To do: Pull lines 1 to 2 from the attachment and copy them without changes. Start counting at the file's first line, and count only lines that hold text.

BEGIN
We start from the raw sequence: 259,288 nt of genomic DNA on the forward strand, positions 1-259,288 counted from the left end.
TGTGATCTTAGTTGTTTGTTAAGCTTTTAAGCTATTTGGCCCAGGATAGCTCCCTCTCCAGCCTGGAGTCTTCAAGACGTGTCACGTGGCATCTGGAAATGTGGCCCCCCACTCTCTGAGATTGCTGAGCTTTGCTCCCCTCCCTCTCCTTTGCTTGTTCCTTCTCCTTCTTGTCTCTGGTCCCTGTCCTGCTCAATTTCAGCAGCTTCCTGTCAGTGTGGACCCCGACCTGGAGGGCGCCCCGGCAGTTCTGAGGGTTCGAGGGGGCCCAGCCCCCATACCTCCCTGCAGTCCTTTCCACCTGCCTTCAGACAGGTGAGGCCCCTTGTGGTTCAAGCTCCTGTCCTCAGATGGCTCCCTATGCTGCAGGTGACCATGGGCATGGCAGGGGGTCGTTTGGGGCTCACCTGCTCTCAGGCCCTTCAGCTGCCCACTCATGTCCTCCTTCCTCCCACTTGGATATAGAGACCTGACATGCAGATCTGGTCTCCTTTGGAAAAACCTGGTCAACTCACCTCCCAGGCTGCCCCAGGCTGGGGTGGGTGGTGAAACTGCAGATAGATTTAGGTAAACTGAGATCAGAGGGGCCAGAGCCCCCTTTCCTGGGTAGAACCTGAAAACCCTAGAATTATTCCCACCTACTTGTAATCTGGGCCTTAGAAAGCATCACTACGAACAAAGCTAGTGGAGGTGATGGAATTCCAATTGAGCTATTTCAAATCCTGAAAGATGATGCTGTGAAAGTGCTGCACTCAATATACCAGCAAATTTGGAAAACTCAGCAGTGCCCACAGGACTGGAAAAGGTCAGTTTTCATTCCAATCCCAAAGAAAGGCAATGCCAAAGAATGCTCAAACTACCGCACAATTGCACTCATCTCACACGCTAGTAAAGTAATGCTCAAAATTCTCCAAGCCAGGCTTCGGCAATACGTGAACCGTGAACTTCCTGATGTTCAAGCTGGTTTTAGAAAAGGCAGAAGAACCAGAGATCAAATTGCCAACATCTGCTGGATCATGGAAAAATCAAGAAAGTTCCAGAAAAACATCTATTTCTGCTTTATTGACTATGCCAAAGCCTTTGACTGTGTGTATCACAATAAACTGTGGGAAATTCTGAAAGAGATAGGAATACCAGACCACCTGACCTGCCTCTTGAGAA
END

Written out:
We start from the raw sequence: 259,288 nt of genomic DNA on the forward strand, positions 1-259,288 counted from the left end.
TGTGATCTTAGTTGTTTGTTAAGCTTTTAAGCTATTTGGCCCAGGATAGCTCCCTCTCCAGCCTGGAGTCTTCAAGACGTGTCACGTGGCATCTGGAAATGTGGCCCCCCACTCTCTGAGATTGCTGAGCTTTGCTCCCCTCCCTCTCCTTTGCTTGTTCCTTCTCCTTCTTGTCTCTGGTCCCTGTCCTGCTCAATTTCAGCAGCTTCCTGTCAGTGTGGACCCCGACCTGGAGGGCGCCCCGGCAGTTCTGAGGGTTCGAGGGGGCCCAGCCCCCATACCTCCCTGCAGTCCTTTCCACCTGCCTTCAGACAGGTGAGGCCCCTTGTGGTTCAAGCTCCTGTCCTCAGATGGCTCCCTATGCTGCAGGTGACCATGGGCATGGCAGGGGGTCGTTTGGGGCTCACCTGCTCTCAGGCCCTTCAGCTGCCCACTCATGTCCTCCTTCCTCCCACTTGGATATAGAGACCTGACATGCAGATCTGGTCTCCTTTGGAAAAACCTGGTCAACTCACCTCCCAGGCTGCCCCAGGCTGGGGTGGGTGGTGAAACTGCAGATAGATTTAGGTAAACTGAGATCAGAGGGGCCAGAGCCCCCTTTCCTGGGTAGAACCTGAAAACCCTAGAATTATTCCCACCTACTTGTAATCTGGGCCTTAGAAAGCATCACTACGAACAAAGCTAGTGGAGGTGATGGAATTCCAATTGAGCTATTTCAAATCCTGAAAGATGATGCTGTGAAAGTGCTGCACTCAATATACCAGCAAATTTGGAAAACTCAGCAGTGCCCACAGGACTGGAAAAGGTCAGTTTTCATTCCAATCCCAAAGAAAGGCAATGCCAAAGAATGCTCAAACTACCGCACAATTGCACTCATCTCACACGCTAGTAAAGTAATGCTCAAAATTCTCCAAGCCAGGCTTCGGCAATACGTGAACCGTGAACTTCCTGATGTTCAAGCTGGTTTTAGAAAAGGCAGAAGAACCAGAGATCAAATTGCCAACATCTGCTGGATCATGGAAAAATCAAGAAAGTTCCAGAAAAACATCTATTTCTGCTTTATTGACTATGCCAAAGCCTTTGACTGTGTGTATCACAATAAACTGTGGGAAATTCTGAAAGAGATAGGAATACCAGACCACCTGACCTGCCTCTTGAGAA